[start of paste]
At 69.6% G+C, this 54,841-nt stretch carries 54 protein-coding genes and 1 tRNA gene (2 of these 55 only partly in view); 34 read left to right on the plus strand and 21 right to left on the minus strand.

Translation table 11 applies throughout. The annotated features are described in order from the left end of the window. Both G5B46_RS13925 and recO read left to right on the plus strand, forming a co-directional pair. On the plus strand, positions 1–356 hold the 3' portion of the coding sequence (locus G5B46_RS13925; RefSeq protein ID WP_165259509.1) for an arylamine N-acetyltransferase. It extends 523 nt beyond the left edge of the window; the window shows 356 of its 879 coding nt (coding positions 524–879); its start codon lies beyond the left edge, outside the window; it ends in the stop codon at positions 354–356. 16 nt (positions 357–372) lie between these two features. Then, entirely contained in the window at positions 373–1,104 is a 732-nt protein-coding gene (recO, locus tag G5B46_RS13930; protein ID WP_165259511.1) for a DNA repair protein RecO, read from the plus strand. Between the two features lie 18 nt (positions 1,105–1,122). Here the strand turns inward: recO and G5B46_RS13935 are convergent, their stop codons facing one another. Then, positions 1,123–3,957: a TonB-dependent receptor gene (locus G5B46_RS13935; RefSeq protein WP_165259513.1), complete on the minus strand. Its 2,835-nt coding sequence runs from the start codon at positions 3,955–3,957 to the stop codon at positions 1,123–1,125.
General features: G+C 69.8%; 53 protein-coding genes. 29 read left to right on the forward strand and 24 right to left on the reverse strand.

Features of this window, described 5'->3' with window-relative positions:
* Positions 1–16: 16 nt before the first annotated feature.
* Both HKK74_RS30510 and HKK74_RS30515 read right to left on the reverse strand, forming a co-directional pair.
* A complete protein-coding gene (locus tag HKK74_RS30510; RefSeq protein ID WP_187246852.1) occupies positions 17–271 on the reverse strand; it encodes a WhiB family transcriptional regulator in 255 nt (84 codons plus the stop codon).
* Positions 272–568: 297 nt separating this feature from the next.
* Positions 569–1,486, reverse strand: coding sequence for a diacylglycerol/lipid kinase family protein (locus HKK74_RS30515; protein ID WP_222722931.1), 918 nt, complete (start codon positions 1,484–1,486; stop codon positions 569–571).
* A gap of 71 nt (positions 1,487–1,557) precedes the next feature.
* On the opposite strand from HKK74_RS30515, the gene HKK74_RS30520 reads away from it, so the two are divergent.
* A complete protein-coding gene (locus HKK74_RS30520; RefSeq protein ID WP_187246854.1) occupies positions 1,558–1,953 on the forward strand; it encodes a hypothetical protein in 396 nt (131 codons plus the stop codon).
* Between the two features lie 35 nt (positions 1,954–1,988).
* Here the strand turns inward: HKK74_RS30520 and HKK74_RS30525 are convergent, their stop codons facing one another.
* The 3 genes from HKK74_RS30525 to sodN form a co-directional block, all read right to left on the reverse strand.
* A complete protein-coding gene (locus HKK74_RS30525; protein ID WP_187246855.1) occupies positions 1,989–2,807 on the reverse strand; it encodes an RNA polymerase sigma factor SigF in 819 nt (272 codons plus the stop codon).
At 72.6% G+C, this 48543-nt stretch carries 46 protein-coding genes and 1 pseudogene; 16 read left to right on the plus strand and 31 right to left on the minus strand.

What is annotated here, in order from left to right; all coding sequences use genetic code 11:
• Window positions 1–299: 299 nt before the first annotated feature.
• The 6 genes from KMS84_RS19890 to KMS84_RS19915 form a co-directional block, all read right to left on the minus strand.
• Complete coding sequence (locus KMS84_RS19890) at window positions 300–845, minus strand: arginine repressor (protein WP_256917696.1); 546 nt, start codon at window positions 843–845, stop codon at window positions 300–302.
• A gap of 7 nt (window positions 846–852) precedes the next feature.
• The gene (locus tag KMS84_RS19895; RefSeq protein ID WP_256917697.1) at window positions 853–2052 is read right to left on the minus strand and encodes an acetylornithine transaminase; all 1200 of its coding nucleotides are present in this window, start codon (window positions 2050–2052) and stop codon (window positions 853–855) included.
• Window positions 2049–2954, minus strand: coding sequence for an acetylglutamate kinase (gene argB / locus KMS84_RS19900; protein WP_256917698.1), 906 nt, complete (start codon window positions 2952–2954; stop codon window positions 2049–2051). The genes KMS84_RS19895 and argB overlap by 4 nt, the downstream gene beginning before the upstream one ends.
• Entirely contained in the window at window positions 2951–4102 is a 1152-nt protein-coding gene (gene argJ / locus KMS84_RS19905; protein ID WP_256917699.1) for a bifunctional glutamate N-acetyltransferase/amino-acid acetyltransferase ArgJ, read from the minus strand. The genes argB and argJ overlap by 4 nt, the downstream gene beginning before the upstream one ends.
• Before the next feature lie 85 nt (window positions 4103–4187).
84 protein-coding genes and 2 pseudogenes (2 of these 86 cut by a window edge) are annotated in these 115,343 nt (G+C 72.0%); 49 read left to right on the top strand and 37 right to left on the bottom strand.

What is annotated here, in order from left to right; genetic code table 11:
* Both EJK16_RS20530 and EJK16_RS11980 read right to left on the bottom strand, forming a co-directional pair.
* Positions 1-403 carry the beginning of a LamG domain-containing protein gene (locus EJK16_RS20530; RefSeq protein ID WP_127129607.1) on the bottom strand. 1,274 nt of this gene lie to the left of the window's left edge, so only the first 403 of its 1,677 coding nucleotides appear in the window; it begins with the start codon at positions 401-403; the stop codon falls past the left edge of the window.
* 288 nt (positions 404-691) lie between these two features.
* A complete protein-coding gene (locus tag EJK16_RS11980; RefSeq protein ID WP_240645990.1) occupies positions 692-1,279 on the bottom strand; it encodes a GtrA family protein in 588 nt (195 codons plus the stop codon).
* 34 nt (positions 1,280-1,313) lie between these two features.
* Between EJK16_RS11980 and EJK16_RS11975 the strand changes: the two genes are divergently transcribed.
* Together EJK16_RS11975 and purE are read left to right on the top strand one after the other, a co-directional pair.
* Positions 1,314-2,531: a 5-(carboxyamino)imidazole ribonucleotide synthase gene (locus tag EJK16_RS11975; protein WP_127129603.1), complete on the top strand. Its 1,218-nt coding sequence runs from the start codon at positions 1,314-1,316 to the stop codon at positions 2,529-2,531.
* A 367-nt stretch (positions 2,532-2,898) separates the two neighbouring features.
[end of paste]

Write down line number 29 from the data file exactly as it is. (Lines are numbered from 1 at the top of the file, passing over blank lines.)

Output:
* Both EJK16_RS20530 and EJK16_RS11980 read right to left on the bottom strand, forming a co-directional pair.